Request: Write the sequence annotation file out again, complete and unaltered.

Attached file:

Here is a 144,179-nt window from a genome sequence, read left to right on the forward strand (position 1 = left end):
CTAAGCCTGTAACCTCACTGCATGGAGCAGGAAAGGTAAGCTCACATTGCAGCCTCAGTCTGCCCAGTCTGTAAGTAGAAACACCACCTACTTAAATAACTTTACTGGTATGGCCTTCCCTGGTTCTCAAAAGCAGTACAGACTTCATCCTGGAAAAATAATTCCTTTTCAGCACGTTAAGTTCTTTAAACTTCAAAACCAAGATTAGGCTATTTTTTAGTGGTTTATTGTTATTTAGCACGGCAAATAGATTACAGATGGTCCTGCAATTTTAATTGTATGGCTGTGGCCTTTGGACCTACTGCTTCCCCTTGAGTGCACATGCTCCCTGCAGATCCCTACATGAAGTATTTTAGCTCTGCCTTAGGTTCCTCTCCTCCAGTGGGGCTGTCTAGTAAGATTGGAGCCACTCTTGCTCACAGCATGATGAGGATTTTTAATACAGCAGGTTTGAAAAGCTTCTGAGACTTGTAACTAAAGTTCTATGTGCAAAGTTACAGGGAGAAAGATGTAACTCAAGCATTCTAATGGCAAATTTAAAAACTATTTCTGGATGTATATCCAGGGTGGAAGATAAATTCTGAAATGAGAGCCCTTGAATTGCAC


Here is a 144,179-nt window from a genome sequence, read left to right on the forward strand (position 1 = left end):
CTAAGCCTGTAACCTCACTGCATGGAGCAGGAAAGGTAAGCTCACATTGCAGCCTCAGTCTGCCCAGTCTGTAAGTAGAAACACCACCTACTTAAATAACTTTACTGGTATGGCCTTCCCTGGTTCTCAAAAGCAGTACAGACTTCATCCTGGAAAAATAATTCCTTTTCAGCACGTTAAGTTCTTTAAACTTCAAAACCAAGATTAGGCTATTTTTTAGTGGTTTATTGTTATTTAGCACGGCAAATAGATTACAGATGGTCCTGCAATTTTAATTGTATGGCTGTGGCCTTTGGACCTACTGCTTCCCCTTGAGTGCACATGCTCCCTGCAGATCCCTACATGAAGTATTTTAGCTCTGCCTTAGGTTCCTCTCCTCCAGTGGGGCTGTCTAGTAAGATTGGAGCCACTCTTGCTCACAGCATGATGAGGATTTTTAATACAGCAGGTTTGAAAAGCTTCTGAGACTTGTAACTAAAGTTCTATGTGCAAAGTTACAGGGAGAAAGATGTAACTCAAGCATTCTAATGGCAAATTTAAAAACTATTTCTGGATGTATATCCAGGGTGGAAGATAAATTCTGAAATGAGAGCCCTTGAATTGCAC